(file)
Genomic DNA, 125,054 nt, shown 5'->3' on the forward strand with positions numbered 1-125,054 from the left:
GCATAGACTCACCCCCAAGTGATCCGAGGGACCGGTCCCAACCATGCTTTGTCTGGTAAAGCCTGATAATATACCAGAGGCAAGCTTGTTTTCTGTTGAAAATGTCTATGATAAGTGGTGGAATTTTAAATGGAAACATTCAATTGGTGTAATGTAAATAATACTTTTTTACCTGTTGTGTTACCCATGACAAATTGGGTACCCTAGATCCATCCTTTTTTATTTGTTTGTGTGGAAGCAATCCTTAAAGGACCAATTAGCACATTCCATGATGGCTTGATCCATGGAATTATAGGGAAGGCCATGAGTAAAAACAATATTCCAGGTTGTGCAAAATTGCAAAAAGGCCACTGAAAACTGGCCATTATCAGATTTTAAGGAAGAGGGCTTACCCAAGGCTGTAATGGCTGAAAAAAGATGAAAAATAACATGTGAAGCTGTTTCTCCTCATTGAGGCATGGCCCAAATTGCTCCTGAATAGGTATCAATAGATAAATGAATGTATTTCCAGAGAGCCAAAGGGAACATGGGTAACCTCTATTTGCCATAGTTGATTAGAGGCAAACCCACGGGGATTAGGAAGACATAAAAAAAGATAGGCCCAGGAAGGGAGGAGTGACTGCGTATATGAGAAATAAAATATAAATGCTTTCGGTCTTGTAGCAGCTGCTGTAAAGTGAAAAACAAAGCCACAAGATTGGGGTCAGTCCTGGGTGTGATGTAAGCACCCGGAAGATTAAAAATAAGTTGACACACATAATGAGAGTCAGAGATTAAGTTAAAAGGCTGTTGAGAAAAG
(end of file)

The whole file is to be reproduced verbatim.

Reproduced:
Genomic DNA, 125,054 nt, shown 5'->3' on the forward strand with positions numbered 1-125,054 from the left:
GCATAGACTCACCCCCAAGTGATCCGAGGGACCGGTCCCAACCATGCTTTGTCTGGTAAAGCCTGATAATATACCAGAGGCAAGCTTGTTTTCTGTTGAAAATGTCTATGATAAGTGGTGGAATTTTAAATGGAAACATTCAATTGGTGTAATGTAAATAATACTTTTTTACCTGTTGTGTTACCCATGACAAATTGGGTACCCTAGATCCATCCTTTTTTATTTGTTTGTGTGGAAGCAATCCTTAAAGGACCAATTAGCACATTCCATGATGGCTTGATCCATGGAATTATAGGGAAGGCCATGAGTAAAAACAATATTCCAGGTTGTGCAAAATTGCAAAAAGGCCACTGAAAACTGGCCATTATCAGATTTTAAGGAAGAGGGCTTACCCAAGGCTGTAATGGCTGAAAAAAGATGAAAAATAACATGTGAAGCTGTTTCTCCTCATTGAGGCATGGCCCAAATTGCTCCTGAATAGGTATCAATAGATAAATGAATGTATTTCCAGAGAGCCAAAGGGAACATGGGTAACCTCTATTTGCCATAGTTGATTAGAGGCAAACCCACGGGGATTAGGAAGACATAAAAAAAGATAGGCCCAGGAAGGGAGGAGTGACTGCGTATATGAGAAATAAAATATAAATGCTTTCGGTCTTGTAGCAGCTGCTGTAAAGTGAAAAACAAAGCCACAAGATTGGGGTCAGTCCTGGGTGTGATGTAAGCACCCGGAAGATTAAAAATAAGTTGACACACATAATGAGAGTCAGAGATTAAGTTAAAAGGCTGTTGAGAAAAG